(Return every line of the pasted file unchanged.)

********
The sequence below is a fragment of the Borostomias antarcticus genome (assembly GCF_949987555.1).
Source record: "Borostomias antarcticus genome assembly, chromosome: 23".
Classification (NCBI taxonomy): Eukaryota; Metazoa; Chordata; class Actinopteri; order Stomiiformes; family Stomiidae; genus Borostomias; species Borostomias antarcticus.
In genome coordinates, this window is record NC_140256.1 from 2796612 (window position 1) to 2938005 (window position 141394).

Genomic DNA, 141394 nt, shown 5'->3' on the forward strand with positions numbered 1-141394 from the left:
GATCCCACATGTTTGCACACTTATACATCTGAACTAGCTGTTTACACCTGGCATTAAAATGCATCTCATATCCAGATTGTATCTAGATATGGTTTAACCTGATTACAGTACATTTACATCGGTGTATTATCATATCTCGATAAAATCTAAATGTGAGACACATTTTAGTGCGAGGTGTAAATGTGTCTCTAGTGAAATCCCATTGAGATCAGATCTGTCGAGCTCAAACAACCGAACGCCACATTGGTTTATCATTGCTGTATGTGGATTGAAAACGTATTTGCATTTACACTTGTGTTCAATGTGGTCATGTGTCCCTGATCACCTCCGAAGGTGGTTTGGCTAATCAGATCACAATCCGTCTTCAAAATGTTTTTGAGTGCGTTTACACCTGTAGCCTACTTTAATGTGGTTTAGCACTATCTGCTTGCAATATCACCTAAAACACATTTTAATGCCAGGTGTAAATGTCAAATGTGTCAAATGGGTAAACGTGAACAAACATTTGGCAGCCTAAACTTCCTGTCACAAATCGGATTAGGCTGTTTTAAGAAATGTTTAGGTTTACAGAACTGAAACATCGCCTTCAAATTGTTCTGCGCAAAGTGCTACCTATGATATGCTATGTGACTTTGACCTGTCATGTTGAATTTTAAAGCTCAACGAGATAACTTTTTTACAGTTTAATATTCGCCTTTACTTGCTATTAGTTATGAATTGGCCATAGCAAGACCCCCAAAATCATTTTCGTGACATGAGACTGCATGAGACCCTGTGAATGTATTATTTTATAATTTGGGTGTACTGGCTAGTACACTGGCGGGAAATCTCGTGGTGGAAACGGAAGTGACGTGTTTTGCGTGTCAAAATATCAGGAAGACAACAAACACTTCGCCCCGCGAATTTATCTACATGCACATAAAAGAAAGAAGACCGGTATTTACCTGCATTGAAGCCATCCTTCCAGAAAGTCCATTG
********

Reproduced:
The sequence below is a fragment of the Borostomias antarcticus genome (assembly GCF_949987555.1).
Source record: "Borostomias antarcticus genome assembly, chromosome: 23".
Classification (NCBI taxonomy): Eukaryota; Metazoa; Chordata; class Actinopteri; order Stomiiformes; family Stomiidae; genus Borostomias; species Borostomias antarcticus.
In genome coordinates, this window is record NC_140256.1 from 2796612 (window position 1) to 2938005 (window position 141394).

Genomic DNA, 141394 nt, shown 5'->3' on the forward strand with positions numbered 1-141394 from the left:
GATCCCACATGTTTGCACACTTATACATCTGAACTAGCTGTTTACACCTGGCATTAAAATGCATCTCATATCCAGATTGTATCTAGATATGGTTTAACCTGATTACAGTACATTTACATCGGTGTATTATCATATCTCGATAAAATCTAAATGTGAGACACATTTTAGTGCGAGGTGTAAATGTGTCTCTAGTGAAATCCCATTGAGATCAGATCTGTCGAGCTCAAACAACCGAACGCCACATTGGTTTATCATTGCTGTATGTGGATTGAAAACGTATTTGCATTTACACTTGTGTTCAATGTGGTCATGTGTCCCTGATCACCTCCGAAGGTGGTTTGGCTAATCAGATCACAATCCGTCTTCAAAATGTTTTTGAGTGCGTTTACACCTGTAGCCTACTTTAATGTGGTTTAGCACTATCTGCTTGCAATATCACCTAAAACACATTTTAATGCCAGGTGTAAATGTCAAATGTGTCAAATGGGTAAACGTGAACAAACATTTGGCAGCCTAAACTTCCTGTCACAAATCGGATTAGGCTGTTTTAAGAAATGTTTAGGTTTACAGAACTGAAACATCGCCTTCAAATTGTTCTGCGCAAAGTGCTACCTATGATATGCTATGTGACTTTGACCTGTCATGTTGAATTTTAAAGCTCAACGAGATAACTTTTTTACAGTTTAATATTCGCCTTTACTTGCTATTAGTTATGAATTGGCCATAGCAAGACCCCCAAAATCATTTTCGTGACATGAGACTGCATGAGACCCTGTGAATGTATTATTTTATAATTTGGGTGTACTGGCTAGTACACTGGCGGGAAATCTCGTGGTGGAAACGGAAGTGACGTGTTTTGCGTGTCAAAATATCAGGAAGACAACAAACACTTCGCCCCGCGAATTTATCTACATGCACATAAAAGAAAGAAGACCGGTATTTACCTGCATTGAAGCCATCCTTCCAGAAAGTCCATTG